Wellington has let us down more than once
The history of modern Auckland is littered with triumphs but more of successive failures in planning at Local but more distinctly Central Government level. While things are improving for Auckland, Wellington seems to be the continued main hindrance to the City advancing well and truly into the 21st Century. Urbanist Chris Harris looks back at the opportunities Auckland has missed. Below is an extract that was in Noted yesterday:
by Finlay Macdonald / 31 May, 2017
Auckland’s urban history is a series of short-sighted cock-ups. Urbanist Chris Harris highlights the biggest mistakes, what we’ve lost, and how the city can recover.
This is worse than a myth – it’s a lie. Yet it has underpinned the myriad wrong turns and planning disasters that have long betrayed Auckland’s potential and promise. Harris’ forthcoming book, Broken City, has a subtitle that sums its subject up: The Rise of the Motorway and the Fall of Auckland.
FINLAY MACDONALD I can’t drive across Grafton Bridge now without thinking sadly of the lovely verdant gully that used to exist beneath it, where the motorways now run. The lost Auckland.
CHRIS HARRIS Yes, and this is one of several lost histories or wrong turns. The funny thing is that there seems to be very little recollection of this, or awareness in general. It’s like all this has just vanished from the historical record.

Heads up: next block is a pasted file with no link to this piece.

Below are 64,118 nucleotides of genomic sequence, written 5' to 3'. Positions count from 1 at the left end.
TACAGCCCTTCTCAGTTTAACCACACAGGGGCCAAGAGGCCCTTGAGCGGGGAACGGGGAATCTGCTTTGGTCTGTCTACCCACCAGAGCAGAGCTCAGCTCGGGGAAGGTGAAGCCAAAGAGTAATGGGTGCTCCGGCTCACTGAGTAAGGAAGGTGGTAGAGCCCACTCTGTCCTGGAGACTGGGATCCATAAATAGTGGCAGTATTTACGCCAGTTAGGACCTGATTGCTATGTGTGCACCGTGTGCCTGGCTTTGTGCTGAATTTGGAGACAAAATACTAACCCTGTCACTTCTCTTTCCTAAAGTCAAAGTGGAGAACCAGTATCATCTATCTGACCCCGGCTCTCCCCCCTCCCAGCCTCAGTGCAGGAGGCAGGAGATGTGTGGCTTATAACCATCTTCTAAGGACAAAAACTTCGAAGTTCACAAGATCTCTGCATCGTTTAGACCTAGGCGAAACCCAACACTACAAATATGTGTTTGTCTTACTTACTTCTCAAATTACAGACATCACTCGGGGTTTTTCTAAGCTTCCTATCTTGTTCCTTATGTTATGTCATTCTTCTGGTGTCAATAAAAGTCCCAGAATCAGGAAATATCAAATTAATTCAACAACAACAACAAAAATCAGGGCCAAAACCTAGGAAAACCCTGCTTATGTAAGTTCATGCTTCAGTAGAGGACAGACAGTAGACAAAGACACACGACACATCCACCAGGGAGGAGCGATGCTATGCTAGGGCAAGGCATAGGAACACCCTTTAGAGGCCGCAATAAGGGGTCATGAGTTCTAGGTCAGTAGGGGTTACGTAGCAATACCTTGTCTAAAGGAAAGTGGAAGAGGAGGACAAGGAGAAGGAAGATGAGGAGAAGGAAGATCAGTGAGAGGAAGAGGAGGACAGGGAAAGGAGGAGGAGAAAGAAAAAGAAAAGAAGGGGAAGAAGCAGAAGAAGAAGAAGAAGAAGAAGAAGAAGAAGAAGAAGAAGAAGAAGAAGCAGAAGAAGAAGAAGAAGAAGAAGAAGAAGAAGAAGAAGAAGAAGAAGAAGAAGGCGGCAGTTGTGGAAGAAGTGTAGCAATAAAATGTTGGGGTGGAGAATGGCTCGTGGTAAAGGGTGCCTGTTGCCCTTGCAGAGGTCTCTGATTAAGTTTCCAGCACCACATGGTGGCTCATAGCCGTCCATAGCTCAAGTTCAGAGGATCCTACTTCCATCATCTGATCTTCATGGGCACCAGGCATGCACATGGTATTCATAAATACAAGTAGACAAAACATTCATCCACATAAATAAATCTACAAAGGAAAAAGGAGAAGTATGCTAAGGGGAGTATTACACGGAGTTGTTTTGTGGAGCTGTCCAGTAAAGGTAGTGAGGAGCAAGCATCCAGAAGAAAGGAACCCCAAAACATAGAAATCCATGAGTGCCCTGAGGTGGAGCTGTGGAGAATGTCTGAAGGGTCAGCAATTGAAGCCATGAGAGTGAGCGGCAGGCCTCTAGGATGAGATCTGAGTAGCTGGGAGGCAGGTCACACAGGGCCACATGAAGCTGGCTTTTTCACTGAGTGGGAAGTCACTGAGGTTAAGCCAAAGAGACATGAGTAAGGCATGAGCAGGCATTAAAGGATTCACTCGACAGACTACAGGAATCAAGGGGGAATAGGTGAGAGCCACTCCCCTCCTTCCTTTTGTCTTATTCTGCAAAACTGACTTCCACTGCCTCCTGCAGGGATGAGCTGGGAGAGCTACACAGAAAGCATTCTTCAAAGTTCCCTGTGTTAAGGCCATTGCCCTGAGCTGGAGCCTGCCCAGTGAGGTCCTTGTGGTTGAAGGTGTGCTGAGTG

All the more tragic given Auckland’s real advantages.
This topography of harbours and ridges and gullies lends itself very well to intensified development – flats up hillsides, the population congregating towards the harbour, where they can all get good views. And yet the image of Auckland that people have often had, and it’s definitely been promoted by the road builders, is a city which is vast and too sprawling for public transport to work. Too sprawling for there to be much interest in living in flats or town houses. In other words, the reality is a coastal riviera, and the image that has been promoted is an inland city on some imaginary flat plain.
And as you point out in your forthcoming essay The End of Arcadia, town houses and flats were a key part of early town plans – on those gully slopes looking towards the water.
This is the remarkable thing, and it dates back certainly to the very influential Town Planning Scheme Number One of 1939. That was never formally adopted because of the war and the general fragmentation of Auckland, and various bureaucratic issues. But it provided for the development of an arc of flats around the central city, much of it in the area where spaghetti junction eventually went. This aspect of the history has also been forgotten.
So why didn’t Auckland continue to develop in this way? What went wrong?
The article is a sobering read on so much we have lost on but also the opportunities ahead!